“While new habitat space is greatly needed,” Alba and Vanderhoogt acknowledged, “it cannot be created overnight. We would like to know how Project Chimps will provide the existing chimpanzees with increased access to the current habitat in the weeks and months that lie ahead. We would also like to know if and how HSUS’s donation will impact the quality of vet care and facilities at the sanctuary.
“Money can solve many, but not all, problems at Project Chimps,” Alba and Vanderhoogt said. “We are concerned that foundational and cultural issues will continue to compromise the sanctuary. Inexperienced management, a toxic workplace environment, and crowded conditions for resident chimpanzees cannot be fixed with money.”
“We’d like to see a change in culture”
Added Vanderhoogt, “The infusion of funds will help improve the facilities, if spent wisely. But we’d also like to see a change in culture where management prioritizes the welfare of the chimpanzees in the decision-making process.”
Vanderhoogt, hired when Project Chimps opened in 2016, left in February 2018. Alba, a second former Project Chimps employee who was critical of the facilities and management, remained on staff until March 2020.
By then, Vanderhoogt, Alba, and many other current and former Project Chimps staff had already taken a long list of complaints about the chimpanzee care at Project Chimps to the Project Chimps management and board.
PETA & Global Federation of Animal Sanctuaries
Frustrated when corrective action did not promptly follow, Vanderhoogt and Alba turned to People for the Ethical Treatment of Animals (PETA) in January 2020.
PETA in turn took the complaints to both the Project Chimps board of directors and to HSUS.
When neither was responsive, PETA took the dossier to the Global Federation of Animal Sanctuaries (GFAS), of which Project Chimps is an accredited member.
The Global Federation of Animal Sanctuaries was formed in 2007 with the active direction of HSUS and funding from HSUS, which continues. At least five of the 19 currently listed Global Federation of Animal Sanctuaries board & staff have longtime close associations with HSUS and HSUS subsidiaries.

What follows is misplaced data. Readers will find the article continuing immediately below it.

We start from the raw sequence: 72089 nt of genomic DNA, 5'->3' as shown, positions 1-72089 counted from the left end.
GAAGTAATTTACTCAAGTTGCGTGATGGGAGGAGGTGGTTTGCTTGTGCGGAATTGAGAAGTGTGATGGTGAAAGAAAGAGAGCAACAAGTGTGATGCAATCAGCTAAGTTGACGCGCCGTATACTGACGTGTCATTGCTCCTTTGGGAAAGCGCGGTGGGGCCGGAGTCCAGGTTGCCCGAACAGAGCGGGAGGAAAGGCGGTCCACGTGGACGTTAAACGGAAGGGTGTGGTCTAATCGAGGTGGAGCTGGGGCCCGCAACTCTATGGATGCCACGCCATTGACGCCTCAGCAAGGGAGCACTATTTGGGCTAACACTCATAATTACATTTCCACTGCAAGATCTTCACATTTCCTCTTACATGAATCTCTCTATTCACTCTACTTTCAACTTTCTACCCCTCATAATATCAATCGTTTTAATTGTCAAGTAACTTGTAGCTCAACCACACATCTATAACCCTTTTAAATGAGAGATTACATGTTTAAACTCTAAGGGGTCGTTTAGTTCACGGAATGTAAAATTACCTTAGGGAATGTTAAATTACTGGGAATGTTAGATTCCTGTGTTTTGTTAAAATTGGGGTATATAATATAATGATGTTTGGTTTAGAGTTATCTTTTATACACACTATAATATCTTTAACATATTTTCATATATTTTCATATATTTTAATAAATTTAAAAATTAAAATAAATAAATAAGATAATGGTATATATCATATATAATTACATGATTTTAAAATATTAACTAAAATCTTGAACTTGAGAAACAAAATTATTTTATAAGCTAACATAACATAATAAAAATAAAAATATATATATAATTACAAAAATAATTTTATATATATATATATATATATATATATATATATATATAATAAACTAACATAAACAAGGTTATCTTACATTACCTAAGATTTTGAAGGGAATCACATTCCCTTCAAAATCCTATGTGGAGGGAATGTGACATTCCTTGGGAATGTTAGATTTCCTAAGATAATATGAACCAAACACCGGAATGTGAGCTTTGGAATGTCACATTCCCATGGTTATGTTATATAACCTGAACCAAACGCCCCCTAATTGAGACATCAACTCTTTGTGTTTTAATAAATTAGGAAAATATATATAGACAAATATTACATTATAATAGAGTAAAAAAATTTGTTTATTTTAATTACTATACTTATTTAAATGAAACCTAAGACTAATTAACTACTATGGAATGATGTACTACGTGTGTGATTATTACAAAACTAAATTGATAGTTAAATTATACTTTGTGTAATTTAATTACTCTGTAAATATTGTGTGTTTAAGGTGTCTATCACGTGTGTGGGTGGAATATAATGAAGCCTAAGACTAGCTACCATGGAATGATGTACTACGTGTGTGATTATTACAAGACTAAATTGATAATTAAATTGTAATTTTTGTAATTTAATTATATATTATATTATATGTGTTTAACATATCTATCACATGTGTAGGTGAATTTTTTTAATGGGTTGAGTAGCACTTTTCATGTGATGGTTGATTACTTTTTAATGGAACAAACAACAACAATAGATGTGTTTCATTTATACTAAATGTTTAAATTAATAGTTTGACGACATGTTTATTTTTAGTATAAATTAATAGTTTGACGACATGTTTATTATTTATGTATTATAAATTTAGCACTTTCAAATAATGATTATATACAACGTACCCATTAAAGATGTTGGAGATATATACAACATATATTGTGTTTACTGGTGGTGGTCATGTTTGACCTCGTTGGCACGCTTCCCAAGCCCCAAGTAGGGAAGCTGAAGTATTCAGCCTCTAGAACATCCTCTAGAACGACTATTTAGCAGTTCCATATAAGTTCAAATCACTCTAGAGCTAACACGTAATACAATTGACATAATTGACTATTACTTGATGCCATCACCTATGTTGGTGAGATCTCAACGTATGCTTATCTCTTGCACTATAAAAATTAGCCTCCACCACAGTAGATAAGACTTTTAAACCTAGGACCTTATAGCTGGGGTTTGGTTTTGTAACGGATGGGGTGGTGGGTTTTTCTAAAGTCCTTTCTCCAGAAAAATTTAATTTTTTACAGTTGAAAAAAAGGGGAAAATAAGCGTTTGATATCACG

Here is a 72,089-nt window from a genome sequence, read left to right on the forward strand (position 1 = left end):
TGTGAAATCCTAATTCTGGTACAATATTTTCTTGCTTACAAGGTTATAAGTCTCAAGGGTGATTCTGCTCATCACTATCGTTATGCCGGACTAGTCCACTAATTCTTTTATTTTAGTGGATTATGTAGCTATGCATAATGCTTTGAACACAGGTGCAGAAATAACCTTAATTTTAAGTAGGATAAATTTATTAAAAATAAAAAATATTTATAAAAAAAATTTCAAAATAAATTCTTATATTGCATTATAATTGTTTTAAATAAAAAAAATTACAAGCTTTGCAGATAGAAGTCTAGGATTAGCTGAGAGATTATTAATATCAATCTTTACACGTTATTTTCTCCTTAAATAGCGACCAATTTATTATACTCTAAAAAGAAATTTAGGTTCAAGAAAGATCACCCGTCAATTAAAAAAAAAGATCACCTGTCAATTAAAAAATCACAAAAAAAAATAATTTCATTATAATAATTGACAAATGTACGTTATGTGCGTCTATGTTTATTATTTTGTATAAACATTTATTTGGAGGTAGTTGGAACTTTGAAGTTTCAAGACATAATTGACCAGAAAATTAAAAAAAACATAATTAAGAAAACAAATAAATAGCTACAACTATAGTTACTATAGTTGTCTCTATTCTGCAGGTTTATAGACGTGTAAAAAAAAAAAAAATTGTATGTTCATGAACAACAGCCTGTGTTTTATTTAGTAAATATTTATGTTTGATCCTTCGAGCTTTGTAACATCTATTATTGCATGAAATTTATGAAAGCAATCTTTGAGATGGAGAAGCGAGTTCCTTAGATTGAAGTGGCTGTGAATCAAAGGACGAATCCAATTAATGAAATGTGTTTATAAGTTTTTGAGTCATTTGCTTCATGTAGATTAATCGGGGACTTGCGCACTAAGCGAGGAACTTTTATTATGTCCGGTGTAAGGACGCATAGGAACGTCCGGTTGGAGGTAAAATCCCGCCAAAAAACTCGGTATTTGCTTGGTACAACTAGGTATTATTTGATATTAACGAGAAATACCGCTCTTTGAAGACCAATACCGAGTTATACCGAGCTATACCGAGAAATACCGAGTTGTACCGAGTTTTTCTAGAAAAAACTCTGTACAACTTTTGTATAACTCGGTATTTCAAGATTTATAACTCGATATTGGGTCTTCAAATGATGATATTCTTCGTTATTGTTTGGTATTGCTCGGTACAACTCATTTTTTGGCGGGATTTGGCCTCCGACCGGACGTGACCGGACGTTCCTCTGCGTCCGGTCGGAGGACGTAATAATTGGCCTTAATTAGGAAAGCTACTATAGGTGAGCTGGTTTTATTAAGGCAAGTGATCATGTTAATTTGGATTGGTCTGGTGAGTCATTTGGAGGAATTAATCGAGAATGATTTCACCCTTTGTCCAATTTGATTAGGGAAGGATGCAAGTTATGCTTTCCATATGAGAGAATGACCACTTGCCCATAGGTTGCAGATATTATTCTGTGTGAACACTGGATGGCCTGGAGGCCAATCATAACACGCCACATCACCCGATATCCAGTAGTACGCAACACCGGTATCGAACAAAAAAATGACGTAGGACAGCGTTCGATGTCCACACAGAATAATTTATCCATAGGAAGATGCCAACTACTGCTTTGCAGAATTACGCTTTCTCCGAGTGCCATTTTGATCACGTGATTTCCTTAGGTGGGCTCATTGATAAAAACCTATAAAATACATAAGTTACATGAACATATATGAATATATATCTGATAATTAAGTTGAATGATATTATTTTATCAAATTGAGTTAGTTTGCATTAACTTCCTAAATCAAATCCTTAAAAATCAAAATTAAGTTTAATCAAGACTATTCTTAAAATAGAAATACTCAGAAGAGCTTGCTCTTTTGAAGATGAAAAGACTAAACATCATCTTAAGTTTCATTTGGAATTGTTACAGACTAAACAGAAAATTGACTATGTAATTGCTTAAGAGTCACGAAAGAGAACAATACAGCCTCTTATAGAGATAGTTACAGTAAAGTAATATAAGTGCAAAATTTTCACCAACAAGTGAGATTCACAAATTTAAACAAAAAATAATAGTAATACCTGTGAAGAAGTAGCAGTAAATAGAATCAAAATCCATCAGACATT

This made the ensuing GFAS visit to Project Chimps essentially a matter of one arm of HSUS inspecting another––but GFAS nonetheless agreed in gist with many of the whistleblower complaints. Project Chimps eventually accepted seven GFAS recommendations.
Many of the remaining complaints appear to have resulted from complications of the rapid conversion of the six-acre animal housing compound on 236-acre property to house chimpanzees, under deadline pressure to accommodate the first 78 chimpanzees to arrive, and eventually to accommodate more than 200, according to plans announced by then-HSUS president Wayne Pacelle on May 4, 2016.
Project Chimps board president Bruce Wagman, a San Francisco lawyer, in an email forwarded to Project Chimps employees by executive director Ali Crumpacker on January 30, 2020, expressed concern that publicity about deficiencies at the sanctuary might result in the New Iberia Research Center withdrawing from the agreement it had reached to retire the chimps remaining there to Project Chimps.
Soon thereafter Project Chimps sued Alba and Vanderhoogt over a web site––HelpTheChimps.org––they had posted months earlier to little evident notice beyond the relatively small number of people actually involved with the sanctuary.
Donny Moss noticed
Spending more than $20,000 to defend themselves, Alba and Vanderhoogt on June 5, 2020 sought help with their legal fees in A GoFundMe appeal.
The GoFundMe appeal attracted the notice of Donny Moss, who had his own questions about the management of the Second Chance Chimpanzee Refuge in Liberia, an affiliate of HSUS via the HSUS subsidiary Humane Society International.
Moss on June 11, 2020 amplified the GoFundMe appeal in depth and detail.